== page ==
Korean Vegetable and Noodle Stir-Fry

One of Korea’s favorite, traditional dishes. Stir-Fry with sweet potato noodles and vegetables. Healthy, low carb and gluten free.
By Shannon Lim

KoreanVegetableJapchae1

Japchae is a common dish found on a Korean restaurant menu. This sweet potato starch noodle (dangmyun) dish can be served as an appetizer, main meal, or eaten with rice. This is not a difficult recipe, it just requires a bit more time. The actual method of cooking is to stir fry each vegetable separately, so you can get the temperature of the pan and texture of the vegetables right. I took a risk and cooked four of the veggies at the same time. It’s true, it takes an experienced cook to get the texture right when they are all together, which I have yet to master. But it still taste just as delicious. I served the noodles with 2 side dishes – Lettuce Salad and Spinach Banchan.

Korean Vegetable and Noodle Stir-Fry
 
One of Korea’s favorite, traditional dishes. Stir-Fry with sweet potato noodles and vegetables. Healthy, low carb and gluten free.
Author:
Recipe Type: Main
Cuisine: Korean
Serves: 2
Ingredients
  • 170g (6 oz) Dangmyun (Sweet Potato Starch Vermicelli)
  • 170g (6 oz) Spinach - roots trimmed
  • 2 cloves Garlic - minced
  • ½ medium White Onion - sliced
  • 1 medium Carrot - cut into matchsticks
  • ½ Red or Yellow Bellpepper - sliced thinly
  • 5 Dried Shiitake Mushrooms - soaked and sliced thinly
  • 3 Green Onions (green parts only) - cut into 1-inch pieces
  • 80g (3oz) Enoki Mushrooms (Optional) - cleaned and roots trimmed
  • 1 tablespoon + 1 teaspoon Sesame Oil
  • 3 tablespoon + 1 teaspoon Soy Sauce (or Tamari for gluten-free soy sauce)
  • 1 tablespoon + 1 teaspoon Honey (or sweetener of choice)
  • Sea Salt
  • Grapeseed Oil
  • Sesame Seeds for garnish - toasted
Instructions
  1. Bring water to boil in a medium pot and blanch spinach for 30secs. Remove with tongs / slotted spoon, reserve the hot water and rinse with cold water. Squeeze out excess water using your hands. Add ½ of minced garlic and pinch of salt. Mix well. Set aside.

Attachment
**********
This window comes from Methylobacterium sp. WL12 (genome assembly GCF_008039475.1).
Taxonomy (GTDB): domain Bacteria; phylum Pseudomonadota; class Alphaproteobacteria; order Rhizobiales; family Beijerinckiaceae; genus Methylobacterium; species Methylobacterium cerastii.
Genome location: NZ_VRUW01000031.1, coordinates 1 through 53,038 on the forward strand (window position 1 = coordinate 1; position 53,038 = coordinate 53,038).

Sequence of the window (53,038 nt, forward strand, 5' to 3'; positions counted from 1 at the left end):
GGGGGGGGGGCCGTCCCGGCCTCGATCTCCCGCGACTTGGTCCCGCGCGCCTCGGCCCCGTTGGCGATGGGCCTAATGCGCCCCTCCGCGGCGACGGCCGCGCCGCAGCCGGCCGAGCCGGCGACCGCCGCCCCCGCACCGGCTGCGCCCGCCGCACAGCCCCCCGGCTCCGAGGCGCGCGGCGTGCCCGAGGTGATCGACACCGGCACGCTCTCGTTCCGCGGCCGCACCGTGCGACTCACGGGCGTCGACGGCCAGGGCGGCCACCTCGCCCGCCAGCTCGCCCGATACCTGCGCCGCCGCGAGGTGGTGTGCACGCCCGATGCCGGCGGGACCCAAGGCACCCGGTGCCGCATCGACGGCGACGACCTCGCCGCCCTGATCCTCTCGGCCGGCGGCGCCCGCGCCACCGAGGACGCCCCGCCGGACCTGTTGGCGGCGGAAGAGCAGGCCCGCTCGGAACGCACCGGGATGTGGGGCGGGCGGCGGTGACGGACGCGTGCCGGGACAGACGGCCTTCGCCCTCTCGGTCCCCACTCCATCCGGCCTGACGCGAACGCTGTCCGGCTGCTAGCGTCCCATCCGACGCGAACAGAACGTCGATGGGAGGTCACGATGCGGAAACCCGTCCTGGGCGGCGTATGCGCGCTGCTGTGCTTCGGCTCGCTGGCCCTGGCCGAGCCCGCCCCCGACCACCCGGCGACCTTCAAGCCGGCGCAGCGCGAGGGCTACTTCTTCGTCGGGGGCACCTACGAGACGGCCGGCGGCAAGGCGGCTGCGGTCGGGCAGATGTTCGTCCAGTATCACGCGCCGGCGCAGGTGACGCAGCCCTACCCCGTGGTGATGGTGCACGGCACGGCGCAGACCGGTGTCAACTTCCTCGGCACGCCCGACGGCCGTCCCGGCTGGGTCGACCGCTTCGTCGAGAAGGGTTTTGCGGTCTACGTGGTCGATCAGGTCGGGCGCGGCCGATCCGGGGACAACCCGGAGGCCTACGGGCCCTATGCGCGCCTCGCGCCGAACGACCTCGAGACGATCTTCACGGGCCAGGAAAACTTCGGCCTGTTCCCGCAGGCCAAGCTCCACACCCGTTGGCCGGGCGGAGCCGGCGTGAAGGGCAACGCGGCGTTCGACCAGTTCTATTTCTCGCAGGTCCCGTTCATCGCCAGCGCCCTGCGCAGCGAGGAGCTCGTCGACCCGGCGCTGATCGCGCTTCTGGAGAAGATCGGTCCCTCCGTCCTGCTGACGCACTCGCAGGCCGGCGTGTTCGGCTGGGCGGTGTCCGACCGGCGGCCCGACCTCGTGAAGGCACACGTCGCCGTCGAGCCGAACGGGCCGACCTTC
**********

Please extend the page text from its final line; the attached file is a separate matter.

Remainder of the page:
2. After removing the spinach, immediately transfer the sweet potato noodles to the pot while the water is still piping hot. Let it sit for 15 minutes.
  3. Meanwhile, heat a pan over medium-high heat. Add grapeseed oil to coat the pan. Add onions, stir-fry for a minute; add in carrots, stir-fry for another minute; finally, put in bell peppers and stir-fry for another minute or two. You want the bell peppers to maintain their color and crispness. Add a pinch of salt and set aside.
  4. With the same pan on medium high heat, add oil, sliced shiitake mushrooms and ½ of minced garlic. Stir-fry until the mushrooms are lightly brown. Add green onions, teaspoon of soy sauce and 1 teaspoon of honey. Stir-fry for a few more seconds until the liquid (soy sauce) is absorbed and the green onions just start to soften.
  5. After 15 minutes of soaking, the noodles should look translucent. Taste to make sure it is fairly soft and chewy, like al dente pasta. Strain and rinse with cold water. Drain dry.
  6. Heat a non-stick pan or a wok with 1 tablespoon oil over medium heat. (If you are using normal pan, make sure it is well coated with oil or the noodles will stick to the pan). Add noodles to the pan and stir to coat with oil. Stir-fry for about a minute; you want the noodles to maintain some chewy texture. Add reserved vegetables, and mix well. Mix 3 tablespoon soy sauce, 1 tablespoon honey and 1 tablespoon sesame oil in a bowl and add into the pan. Add enoki mushrooms, mix well to be heated through and switch of fire/remove pan from heat.
  7. Garnish with sesame seeds and serve immediately.

 

Shannon Lim-de Rooy

Shannon Lim-de Rooy

Shannon's kitchen is her playground and creative outlet, where she loves to experiment with recipes. As a Malaysian, her food influences are mainly Malay, Chinese and Indian cuisine but her curiousity in other culture lead to cross cultural cooking. On her blog JustAsDelish.com, she pursue her mission in creating healthy and delish food.

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